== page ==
I noticed this behavior at work as well. My German colleagues would gladly transfer their phone to another human or busy-it-out long before turning on the voice mail. You might think, “Gee at least they tried to have a human answer their line …” but the net effect was that a name and number might be taken, but the colleague had little interest in actually transcribing anything more than that. They would simply take the name and number, put it on a message slip, and leave it on the absent colleague’s desk. Voicemail was to be avoided at all costs, because it actually gave a caller a chance to describe what they were after.

The thinking seems to be, if the problem is not yet described then there is no problem. My sister-in-law seems to subscribe to this idea, even though she is American-born. I used to know a lot of people in New York who were the same way. They too would leave timid “We need to talk” messages on the machine.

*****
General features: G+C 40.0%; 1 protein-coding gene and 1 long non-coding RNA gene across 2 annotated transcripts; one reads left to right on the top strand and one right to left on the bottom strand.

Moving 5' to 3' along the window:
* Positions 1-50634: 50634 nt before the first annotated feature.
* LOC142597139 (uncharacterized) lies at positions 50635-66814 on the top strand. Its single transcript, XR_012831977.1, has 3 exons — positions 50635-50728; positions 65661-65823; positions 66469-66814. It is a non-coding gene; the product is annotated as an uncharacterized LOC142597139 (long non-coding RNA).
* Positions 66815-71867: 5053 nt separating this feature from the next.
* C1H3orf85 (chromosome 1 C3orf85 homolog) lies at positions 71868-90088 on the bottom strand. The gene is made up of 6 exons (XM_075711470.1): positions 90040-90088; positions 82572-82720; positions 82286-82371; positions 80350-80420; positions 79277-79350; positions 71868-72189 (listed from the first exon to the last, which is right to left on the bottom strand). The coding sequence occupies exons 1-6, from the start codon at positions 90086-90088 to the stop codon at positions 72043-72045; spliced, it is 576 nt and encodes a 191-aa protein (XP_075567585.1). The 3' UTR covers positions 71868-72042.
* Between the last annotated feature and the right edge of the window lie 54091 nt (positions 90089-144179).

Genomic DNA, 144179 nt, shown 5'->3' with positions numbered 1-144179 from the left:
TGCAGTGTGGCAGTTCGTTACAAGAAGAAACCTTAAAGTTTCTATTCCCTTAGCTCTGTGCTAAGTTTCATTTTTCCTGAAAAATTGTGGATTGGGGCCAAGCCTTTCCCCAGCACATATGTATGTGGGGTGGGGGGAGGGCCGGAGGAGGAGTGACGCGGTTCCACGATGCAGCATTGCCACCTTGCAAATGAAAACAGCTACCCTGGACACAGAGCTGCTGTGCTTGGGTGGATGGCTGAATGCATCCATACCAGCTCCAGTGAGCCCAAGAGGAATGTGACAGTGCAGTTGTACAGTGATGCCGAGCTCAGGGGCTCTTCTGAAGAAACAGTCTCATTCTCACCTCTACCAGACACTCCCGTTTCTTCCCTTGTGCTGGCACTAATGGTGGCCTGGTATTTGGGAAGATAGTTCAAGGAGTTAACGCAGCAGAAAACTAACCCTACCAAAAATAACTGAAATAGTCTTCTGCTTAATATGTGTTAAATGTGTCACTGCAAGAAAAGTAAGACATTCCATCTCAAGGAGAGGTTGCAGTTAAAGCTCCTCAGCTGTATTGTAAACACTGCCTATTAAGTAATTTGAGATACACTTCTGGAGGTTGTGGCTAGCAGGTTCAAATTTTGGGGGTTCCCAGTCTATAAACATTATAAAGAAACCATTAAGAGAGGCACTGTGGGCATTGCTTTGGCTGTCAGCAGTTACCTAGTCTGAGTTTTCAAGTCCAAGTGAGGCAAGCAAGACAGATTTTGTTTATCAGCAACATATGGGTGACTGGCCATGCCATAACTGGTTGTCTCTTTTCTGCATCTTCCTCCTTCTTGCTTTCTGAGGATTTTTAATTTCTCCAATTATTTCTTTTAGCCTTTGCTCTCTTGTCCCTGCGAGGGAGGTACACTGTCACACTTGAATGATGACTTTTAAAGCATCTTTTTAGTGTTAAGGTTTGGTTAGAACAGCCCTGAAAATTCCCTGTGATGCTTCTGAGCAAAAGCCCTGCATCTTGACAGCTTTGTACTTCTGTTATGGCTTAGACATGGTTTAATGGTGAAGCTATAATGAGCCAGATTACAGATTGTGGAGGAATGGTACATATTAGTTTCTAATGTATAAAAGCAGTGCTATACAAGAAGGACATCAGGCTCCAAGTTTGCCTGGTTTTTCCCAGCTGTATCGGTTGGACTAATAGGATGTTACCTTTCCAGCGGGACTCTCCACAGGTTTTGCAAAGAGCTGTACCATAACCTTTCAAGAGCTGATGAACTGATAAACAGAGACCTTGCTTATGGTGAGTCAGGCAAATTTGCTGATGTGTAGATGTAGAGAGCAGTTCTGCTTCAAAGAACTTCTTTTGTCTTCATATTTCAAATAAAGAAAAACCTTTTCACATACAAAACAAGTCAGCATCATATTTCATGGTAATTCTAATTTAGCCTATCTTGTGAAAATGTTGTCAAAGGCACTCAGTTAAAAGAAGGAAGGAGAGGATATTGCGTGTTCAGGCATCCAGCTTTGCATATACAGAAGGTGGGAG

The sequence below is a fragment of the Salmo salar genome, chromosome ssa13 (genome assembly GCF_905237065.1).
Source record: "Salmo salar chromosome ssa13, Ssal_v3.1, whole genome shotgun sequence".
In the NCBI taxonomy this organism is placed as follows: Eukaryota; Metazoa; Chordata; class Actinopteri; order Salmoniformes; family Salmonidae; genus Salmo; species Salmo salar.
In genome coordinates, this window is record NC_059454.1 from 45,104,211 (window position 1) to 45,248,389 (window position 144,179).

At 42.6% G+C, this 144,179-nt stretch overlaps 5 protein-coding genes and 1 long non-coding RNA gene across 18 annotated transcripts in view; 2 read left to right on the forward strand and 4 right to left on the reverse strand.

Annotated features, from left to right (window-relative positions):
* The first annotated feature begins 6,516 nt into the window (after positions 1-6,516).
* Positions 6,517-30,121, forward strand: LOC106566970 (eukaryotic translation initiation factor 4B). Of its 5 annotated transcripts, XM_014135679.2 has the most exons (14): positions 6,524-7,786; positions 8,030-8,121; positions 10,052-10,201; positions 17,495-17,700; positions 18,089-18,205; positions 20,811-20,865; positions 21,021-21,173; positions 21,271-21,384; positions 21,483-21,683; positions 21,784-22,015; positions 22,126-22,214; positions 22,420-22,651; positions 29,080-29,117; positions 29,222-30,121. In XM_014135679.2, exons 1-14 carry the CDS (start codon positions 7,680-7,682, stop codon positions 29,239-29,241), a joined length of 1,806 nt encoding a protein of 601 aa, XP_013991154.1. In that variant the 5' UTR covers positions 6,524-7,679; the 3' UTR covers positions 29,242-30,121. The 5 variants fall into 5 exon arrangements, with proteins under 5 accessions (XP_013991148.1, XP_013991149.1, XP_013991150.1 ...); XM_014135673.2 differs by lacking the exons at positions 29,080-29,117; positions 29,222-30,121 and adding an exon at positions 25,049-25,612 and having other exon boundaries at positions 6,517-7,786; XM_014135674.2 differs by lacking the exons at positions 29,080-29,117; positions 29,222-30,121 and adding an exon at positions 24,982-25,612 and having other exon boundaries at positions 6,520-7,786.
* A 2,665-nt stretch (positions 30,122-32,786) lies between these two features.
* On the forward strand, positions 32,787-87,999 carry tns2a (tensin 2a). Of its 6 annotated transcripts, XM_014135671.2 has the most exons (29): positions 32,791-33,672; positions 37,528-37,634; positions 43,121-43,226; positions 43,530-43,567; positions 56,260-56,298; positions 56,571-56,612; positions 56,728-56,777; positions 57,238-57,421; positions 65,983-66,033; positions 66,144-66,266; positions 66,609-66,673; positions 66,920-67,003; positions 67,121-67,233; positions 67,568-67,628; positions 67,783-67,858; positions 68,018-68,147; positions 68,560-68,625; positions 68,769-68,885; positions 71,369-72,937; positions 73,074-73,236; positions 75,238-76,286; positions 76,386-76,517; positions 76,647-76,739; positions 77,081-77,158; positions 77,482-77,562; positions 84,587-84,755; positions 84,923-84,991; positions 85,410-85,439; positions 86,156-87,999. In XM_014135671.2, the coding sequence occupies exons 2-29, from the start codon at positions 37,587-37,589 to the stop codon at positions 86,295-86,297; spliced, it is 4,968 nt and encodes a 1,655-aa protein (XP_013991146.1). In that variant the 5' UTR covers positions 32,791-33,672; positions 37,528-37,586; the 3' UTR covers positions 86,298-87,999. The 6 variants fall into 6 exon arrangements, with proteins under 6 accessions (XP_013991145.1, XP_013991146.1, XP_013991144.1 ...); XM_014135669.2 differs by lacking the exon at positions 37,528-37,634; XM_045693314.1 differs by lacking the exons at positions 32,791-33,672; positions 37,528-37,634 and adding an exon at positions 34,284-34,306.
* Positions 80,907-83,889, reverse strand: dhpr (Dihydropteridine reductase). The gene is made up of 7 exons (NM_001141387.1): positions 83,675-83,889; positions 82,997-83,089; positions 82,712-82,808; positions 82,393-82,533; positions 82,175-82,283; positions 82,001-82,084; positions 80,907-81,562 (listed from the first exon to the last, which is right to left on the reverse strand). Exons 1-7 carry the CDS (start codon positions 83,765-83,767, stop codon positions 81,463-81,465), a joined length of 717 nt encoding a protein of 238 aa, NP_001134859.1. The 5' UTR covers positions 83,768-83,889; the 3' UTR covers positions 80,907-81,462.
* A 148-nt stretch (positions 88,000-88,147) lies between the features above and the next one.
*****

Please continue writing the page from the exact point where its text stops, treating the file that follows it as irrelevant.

Not my family. We do business on the machine. During my New York days a few years ago, I once came back from picking up my deli-sandwich for lunch at my desk to a message waiting light. Since I was using both hands to eat a phenomenally good Reuben, I just let the messages play on speaker-phone …

“Mike, this is Andy. We need your help to chase that open invoice that is now 60 days past due. Can you talk to someone in Accounts Payable and see what you can do to help.” Good friend and vendor getting screwed by the corporate bureaucracy … gotta lean on A/P. Next.